Taking a page from advertising strategy, DARPA is hoping to get ’em while they’re young. The military’s mad-science wing wants various organizations to put manufacturing equipment in 1,000 high schools around the world, part of a new program called “MENTOR” — Manufacturing Experimentation and Outreach. The partnership will include new prize-based challenges to inspire a new generation of defense manufacturers.
President Obama has been pushing to increase student interest in science and engineering, announcing earlier this week that he wants 1,000 new STEM teachers. The MENTOR program addresses that need, but it’s also part of DARPA’s Adaptive Vehicle Make program, which is intended to speed up development of future defense vehicles.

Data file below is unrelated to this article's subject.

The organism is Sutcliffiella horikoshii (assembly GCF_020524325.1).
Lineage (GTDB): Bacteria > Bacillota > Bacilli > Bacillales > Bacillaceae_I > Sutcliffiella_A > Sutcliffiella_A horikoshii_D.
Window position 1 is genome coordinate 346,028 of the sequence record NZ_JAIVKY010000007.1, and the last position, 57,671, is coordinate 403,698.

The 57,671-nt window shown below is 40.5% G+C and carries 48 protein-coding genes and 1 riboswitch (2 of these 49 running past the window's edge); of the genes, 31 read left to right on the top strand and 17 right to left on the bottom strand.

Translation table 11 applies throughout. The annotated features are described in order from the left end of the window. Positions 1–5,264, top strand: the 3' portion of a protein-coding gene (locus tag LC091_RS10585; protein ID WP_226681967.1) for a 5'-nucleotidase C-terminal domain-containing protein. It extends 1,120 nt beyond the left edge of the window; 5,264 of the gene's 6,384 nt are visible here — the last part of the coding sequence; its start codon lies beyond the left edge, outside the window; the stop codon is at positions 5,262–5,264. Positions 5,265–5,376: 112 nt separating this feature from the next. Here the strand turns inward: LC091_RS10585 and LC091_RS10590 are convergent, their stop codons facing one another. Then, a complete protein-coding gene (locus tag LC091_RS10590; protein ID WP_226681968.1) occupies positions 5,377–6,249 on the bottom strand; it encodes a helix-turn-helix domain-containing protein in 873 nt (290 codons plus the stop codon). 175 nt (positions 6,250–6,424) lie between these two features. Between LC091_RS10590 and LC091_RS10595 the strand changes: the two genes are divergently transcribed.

Challenges will involve designing and building things like go-carts, mobile robots and small unmanned aircraft, according to the DOD. While the program is aimed at bolstering the U.S. manufacturing industry, DARPA wants international students to participate as well.
Potential contractors would have to offer programmable manufacturing equipment that can be used for a variety of tasks, like 3-D printers or other platforms that can build cyber-electro-mechanical systems. Ten schools will be involved within two years, with 100 by the third year and 1,000 by the fourth, according to the draft solicitation.
DARPA also wants to encourage students to collaborate in clusters, using social media and social networking sites.
The $10 million program is targeted at small businesses, non-profits and academia.